You know what sucks? (Okay. Besides, you know, natural disasters, mean people, and running out of ice cream at an emotionally difficult time.) Let me rephrase that question. You know what my least favorite part about writing is? Endings. Yep. You’d think, after spending all that time with the characters and world and story, everything would just sort of wrap itself neatly up with a bow on top. (All of you writers out there, stop laughing. I know. But I used to think that’s the way it should happen. At least, until my favorite character died tragically at the end of my first story. Sniff…)
Seriously, though, endings are hard. Very hard. For me, anyway. Even if I know where I want the story to go, it’s difficult to make the denouement live up to the rest of the story. And that’s very important. If the ending doesn’t resolve things satisfactorily, then, as a reader, I’m left with the impression that the entire book sucked (for lack of a better word). If it does live up to the promise of the rest of the book, then a shiny golden aura surrounds the book in my mind. I want that aura around my own stories, so I get a case of…performance anxiety about the ending. Two movies I saw recently are good examples of good endings…and not-so-good ones. (No spoilers. I swear.)
I saw Priest a couple of weeks ago. Still not sure how I got talked into that, since I don’t do scary movies, and the trailer looked…quite scary. Vampires, Paul Bettany, and Karl Urban would normally be a sure bet for me, if it weren’t for the scary part. The movie had an interesting premise: vampires had once almost overrun the world, and a bada** group of warrior-priests were created to fight them and confine them to reservations. We’re not talking about cute, sparkly vampires here, either. Gross, slimy, beastly monsters is much more accurate. Anyway, the niece of one of the priests gets snatched by vamps and he defies the church in order to go after her. Turns out, his old priest buddy, whom he thought was killed by vampires, is actually the first known human vampire and is in charge of a nifty new vampire army intent on destroying all humans. It had all the makings of an epic showdown. The reality was….well, the words “anti-climatic,’ “convenient,” and “disappointing” leap immediately to mind.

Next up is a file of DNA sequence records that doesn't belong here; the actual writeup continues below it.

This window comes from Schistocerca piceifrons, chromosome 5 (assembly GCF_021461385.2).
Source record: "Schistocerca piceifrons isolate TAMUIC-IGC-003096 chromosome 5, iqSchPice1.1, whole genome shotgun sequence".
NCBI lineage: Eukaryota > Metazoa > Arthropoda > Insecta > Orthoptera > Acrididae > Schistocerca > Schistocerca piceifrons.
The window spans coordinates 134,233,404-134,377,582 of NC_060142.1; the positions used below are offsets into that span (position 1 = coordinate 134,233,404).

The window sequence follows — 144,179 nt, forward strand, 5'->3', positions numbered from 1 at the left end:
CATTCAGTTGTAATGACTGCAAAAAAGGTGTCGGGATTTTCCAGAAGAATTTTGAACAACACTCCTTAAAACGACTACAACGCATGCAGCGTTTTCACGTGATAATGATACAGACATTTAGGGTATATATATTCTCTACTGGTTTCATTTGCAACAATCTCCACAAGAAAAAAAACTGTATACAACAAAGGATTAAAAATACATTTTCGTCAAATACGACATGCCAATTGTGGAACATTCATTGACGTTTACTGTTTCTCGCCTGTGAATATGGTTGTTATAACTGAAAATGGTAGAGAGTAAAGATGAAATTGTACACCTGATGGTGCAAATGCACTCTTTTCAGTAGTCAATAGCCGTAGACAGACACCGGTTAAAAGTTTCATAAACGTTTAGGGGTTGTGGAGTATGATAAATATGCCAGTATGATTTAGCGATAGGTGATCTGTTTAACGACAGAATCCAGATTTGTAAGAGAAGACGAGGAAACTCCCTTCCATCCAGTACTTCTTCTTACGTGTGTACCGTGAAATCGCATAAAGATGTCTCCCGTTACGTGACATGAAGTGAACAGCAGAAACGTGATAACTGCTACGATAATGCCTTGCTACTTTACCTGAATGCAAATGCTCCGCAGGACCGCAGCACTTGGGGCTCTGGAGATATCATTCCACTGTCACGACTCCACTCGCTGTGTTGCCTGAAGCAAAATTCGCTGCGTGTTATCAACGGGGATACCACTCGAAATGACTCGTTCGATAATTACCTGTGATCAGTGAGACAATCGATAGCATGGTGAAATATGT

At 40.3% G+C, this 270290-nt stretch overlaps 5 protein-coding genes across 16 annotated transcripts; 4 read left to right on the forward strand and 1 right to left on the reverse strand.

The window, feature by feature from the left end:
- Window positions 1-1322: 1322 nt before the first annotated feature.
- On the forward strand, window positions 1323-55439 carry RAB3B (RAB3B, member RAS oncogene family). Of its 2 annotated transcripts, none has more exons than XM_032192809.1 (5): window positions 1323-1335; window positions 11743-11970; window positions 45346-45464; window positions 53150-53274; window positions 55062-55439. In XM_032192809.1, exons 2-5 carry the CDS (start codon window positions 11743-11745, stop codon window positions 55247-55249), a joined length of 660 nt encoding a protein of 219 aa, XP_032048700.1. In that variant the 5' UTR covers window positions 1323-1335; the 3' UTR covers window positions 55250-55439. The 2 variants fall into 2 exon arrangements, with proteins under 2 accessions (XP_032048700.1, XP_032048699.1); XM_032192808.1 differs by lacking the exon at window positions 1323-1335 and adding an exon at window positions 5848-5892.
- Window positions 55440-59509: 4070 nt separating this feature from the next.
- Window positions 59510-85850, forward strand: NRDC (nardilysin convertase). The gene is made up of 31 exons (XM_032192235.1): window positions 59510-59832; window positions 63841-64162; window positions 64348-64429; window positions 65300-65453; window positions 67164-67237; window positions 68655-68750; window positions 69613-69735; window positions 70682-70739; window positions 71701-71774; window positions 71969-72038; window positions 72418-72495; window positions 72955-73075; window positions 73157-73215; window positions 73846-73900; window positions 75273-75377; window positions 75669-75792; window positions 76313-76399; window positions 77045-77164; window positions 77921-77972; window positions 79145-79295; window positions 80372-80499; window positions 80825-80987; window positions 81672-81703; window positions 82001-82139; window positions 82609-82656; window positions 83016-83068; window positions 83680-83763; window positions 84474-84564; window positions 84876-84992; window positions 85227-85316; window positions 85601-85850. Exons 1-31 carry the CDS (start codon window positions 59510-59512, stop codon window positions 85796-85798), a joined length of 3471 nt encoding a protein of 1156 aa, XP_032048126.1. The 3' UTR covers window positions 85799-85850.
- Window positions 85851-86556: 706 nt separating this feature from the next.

Last night, I saw the new Pirates of the Caribbean movie: On Stranger Tides. Now, pretty much everyone on the planet should know the basic premise of the Pirates movies (and if you don’t, exactly what rock have you been hiding under?). They’re not deep, soul-searching types of movies. But fun and entertaining, yes. So, Captain Jack is trying to reach the Fountain of Youth before the English delegation, led by his old nemesis Captain Barbossa, and the Spanish delegation. Oh, and he’s up against the notorious Blackbeard, and Blackbeard’s daughter, whom Sparrow has a history with. Of course, much chaos and hand-gesturing ensues, but in the end, you know there’s going to be a big, violent showdown with lots of Captain Jack’s tricks and maneuverings. And the movie doesn’t disappoint. That’s exactly what happens. The viewer is not disappointed. Guess which movie I liked more?
So, as I get ready to start outlining my new story, my thought is this: I want a Pirates ending, not a Priestly one. (And as a side note, the vampire mermaids in Pirates are pretty freaking cool!)